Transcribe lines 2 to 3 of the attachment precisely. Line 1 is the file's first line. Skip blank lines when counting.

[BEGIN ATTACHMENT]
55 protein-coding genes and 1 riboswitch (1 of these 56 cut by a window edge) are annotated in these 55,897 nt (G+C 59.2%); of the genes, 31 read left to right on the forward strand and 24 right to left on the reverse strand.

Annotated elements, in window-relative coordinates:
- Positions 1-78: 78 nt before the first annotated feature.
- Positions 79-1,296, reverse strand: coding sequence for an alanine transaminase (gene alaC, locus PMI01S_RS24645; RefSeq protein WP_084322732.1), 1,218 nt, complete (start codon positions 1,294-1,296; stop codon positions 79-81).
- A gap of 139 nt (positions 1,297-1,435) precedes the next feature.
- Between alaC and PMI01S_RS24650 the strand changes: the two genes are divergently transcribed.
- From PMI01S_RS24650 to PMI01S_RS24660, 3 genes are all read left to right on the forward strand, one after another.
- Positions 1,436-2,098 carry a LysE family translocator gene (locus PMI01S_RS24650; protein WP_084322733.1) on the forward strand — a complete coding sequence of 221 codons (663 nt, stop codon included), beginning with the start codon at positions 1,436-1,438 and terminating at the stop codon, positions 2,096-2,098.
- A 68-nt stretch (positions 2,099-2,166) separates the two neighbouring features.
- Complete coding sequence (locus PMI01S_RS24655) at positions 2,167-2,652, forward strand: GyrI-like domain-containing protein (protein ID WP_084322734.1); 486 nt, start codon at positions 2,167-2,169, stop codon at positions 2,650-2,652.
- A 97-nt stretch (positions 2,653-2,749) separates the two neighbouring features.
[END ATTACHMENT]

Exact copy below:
Annotated elements, in window-relative coordinates:
- Positions 1-78: 78 nt before the first annotated feature.